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Re: Greenland

Dear Friends,

Some observations on the rapid decline of the population of Greenland at
thge mid-fourteenth cenury

The colony in Greenland had, despite the harsh climate, survived for 350
years and maintained regular trading links with Norway, Bristol, Flanders
and Cologne. Early in the 1340s relationships between the settlers and the
Eskimos broke down and erupted into hostility. A priest by the name of Ivar
Baardson was called upon to accompany a fleet of volunteers who were
despatched from the Eastern to the Western Settlement to help combat the
Eskimos. He reported that on their arrival at the settlement the Eskimos
were in full control and apparently the settlers had sailed away as a group.
Another report from Bishop Oddson in Iceland claimed that the settlers had
given up the true faith and fled to settle among the Viking people of
Vinland. The desertion of the Western Settlement is apparently confirmed by
the record of ‘Peter’s Pence’ despatched to Rome from the island, which
declined dramatically after 1342. These reports reached Iceland in 1347 and
Norway one year later. It took some time before the Norwegian King Magnus
was in a position to act. There is a letter from him dated in 1354, in which
he authorises a special expedition to Greenland under the command of Sir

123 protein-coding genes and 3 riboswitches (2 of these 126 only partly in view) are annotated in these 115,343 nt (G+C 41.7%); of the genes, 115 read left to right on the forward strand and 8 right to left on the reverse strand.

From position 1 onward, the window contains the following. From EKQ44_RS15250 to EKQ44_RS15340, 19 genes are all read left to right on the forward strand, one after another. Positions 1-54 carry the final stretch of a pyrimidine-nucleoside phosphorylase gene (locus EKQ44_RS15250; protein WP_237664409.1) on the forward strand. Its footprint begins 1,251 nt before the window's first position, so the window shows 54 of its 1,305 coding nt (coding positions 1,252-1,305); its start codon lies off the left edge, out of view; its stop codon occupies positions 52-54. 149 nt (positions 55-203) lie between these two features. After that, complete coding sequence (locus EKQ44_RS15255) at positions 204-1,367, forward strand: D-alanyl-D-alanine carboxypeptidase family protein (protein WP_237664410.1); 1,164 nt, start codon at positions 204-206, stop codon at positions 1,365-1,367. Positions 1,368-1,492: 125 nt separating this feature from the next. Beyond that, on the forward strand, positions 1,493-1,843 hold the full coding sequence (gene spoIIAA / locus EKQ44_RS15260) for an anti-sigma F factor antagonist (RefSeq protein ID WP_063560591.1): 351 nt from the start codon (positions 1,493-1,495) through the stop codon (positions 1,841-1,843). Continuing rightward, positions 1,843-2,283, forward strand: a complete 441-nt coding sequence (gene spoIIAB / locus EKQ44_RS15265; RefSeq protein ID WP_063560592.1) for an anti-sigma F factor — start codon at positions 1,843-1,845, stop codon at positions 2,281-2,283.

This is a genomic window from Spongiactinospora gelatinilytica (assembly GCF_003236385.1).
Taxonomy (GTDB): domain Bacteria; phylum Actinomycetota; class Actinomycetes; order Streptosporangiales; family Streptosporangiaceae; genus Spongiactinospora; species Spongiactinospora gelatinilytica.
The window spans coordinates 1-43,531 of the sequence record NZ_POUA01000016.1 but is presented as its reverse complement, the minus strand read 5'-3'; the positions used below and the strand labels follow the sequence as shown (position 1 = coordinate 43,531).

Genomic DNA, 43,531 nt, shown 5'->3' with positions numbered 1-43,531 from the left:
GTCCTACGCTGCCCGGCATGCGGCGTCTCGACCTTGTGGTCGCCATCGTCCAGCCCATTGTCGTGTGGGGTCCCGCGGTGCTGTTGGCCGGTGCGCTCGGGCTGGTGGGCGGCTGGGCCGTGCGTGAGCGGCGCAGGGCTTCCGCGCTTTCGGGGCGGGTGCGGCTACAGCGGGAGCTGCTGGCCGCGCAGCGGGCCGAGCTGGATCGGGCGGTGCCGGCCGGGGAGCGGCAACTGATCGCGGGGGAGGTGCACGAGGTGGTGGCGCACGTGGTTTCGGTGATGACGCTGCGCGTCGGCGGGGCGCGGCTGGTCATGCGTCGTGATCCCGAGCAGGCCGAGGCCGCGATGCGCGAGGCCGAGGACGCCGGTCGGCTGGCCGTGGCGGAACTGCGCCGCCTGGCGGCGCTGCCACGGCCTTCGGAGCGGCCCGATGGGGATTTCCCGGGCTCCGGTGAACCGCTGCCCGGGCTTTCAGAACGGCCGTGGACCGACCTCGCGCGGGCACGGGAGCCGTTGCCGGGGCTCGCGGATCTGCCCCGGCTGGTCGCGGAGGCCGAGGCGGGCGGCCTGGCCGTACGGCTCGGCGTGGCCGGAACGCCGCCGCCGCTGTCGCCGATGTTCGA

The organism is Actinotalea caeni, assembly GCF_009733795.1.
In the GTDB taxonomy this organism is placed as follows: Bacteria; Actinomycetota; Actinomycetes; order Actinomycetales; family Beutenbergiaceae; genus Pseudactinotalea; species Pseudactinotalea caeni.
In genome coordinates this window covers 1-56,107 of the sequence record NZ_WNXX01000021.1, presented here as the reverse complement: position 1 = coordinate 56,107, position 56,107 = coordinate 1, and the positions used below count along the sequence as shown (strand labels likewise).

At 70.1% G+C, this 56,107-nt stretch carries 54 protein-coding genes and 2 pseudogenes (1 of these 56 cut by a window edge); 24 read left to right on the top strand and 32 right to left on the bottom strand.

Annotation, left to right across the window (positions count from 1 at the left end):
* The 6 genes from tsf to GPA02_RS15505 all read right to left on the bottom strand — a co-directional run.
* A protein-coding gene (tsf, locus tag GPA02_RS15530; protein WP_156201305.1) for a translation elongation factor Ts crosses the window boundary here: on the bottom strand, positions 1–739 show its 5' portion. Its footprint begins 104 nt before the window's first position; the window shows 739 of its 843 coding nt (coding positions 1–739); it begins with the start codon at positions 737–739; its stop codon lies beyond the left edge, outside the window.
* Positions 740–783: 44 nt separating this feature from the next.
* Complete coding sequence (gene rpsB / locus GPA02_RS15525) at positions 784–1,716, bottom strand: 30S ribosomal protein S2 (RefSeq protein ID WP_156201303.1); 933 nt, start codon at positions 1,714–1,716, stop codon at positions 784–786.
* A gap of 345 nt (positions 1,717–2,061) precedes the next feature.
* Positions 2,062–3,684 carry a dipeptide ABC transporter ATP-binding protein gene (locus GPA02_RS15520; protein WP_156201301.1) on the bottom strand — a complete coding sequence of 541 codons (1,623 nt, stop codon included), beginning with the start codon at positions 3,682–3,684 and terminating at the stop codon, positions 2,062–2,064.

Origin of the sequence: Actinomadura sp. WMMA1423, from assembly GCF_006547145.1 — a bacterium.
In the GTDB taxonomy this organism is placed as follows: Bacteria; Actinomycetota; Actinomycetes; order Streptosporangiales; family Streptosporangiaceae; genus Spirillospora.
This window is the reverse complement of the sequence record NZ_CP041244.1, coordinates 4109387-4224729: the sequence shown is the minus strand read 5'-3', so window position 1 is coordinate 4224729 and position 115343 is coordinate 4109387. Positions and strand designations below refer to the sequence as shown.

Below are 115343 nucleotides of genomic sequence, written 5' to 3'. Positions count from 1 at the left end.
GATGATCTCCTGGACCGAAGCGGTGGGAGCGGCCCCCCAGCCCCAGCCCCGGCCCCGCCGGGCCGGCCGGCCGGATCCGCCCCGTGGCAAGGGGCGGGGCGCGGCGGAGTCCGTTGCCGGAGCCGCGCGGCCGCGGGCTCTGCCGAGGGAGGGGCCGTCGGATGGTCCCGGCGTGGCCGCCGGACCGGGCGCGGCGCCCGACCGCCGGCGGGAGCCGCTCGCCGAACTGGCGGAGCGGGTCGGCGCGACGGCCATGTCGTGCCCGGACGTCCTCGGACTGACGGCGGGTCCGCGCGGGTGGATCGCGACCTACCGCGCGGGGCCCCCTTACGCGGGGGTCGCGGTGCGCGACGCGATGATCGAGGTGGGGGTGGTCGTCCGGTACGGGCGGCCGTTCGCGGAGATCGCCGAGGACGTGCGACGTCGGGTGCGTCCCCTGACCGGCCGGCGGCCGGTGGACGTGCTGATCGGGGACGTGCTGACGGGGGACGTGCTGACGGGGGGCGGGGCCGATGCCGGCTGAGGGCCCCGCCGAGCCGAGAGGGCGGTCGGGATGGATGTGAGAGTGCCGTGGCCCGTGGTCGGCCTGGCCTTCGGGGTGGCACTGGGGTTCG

Paul Knutson, the former Lawspeaker, or Judge, of Gulathing:

. . . We desire to make known to you [Paul Knutson] that you are to select
men who shall go in the Knorr [the royal trading vessel]  . . . from among
my bodyguard and also from the retainers of other men whom you may wish to
take on the voyage, and that Paul Knutson the commandant shall have full
authority to select such men who he thinks are best qualified to accompany
him, whether officers or men. . . .

The objective of the expedition was to bring the apostates back to
Christianity. Paul Knutson was not merely the Lawspeaker, of the largest of
the four judicial districts in Norway, but also a trusted member of the
royal council and a man of considerable wealth. Knutson was given a free
hand in choosing which men were best suited to accompany him, but it was
suggested that some of them should be drawn from the king’s bodyguard.
Membership of this body, restricted to young men of noble birth, was
regarded as the first step towards knighthood and demanded bodily fitness,
considerable skill in arms, tact, courtesy and good sense.

Only a small number of survivors of Knutson's expedition returned to Norway.
Most had perished.

Recent archaeological excavations in Greenland have established the most
likely cause for the sudden drop in population and the dissapearance of the
poeple - climatic change. Those who stayed died in their homes and their
remains showed clear aand distinct evidence of malnutrition. Those who left,
numbers unknown, probably went to Vinland.

Best wishes


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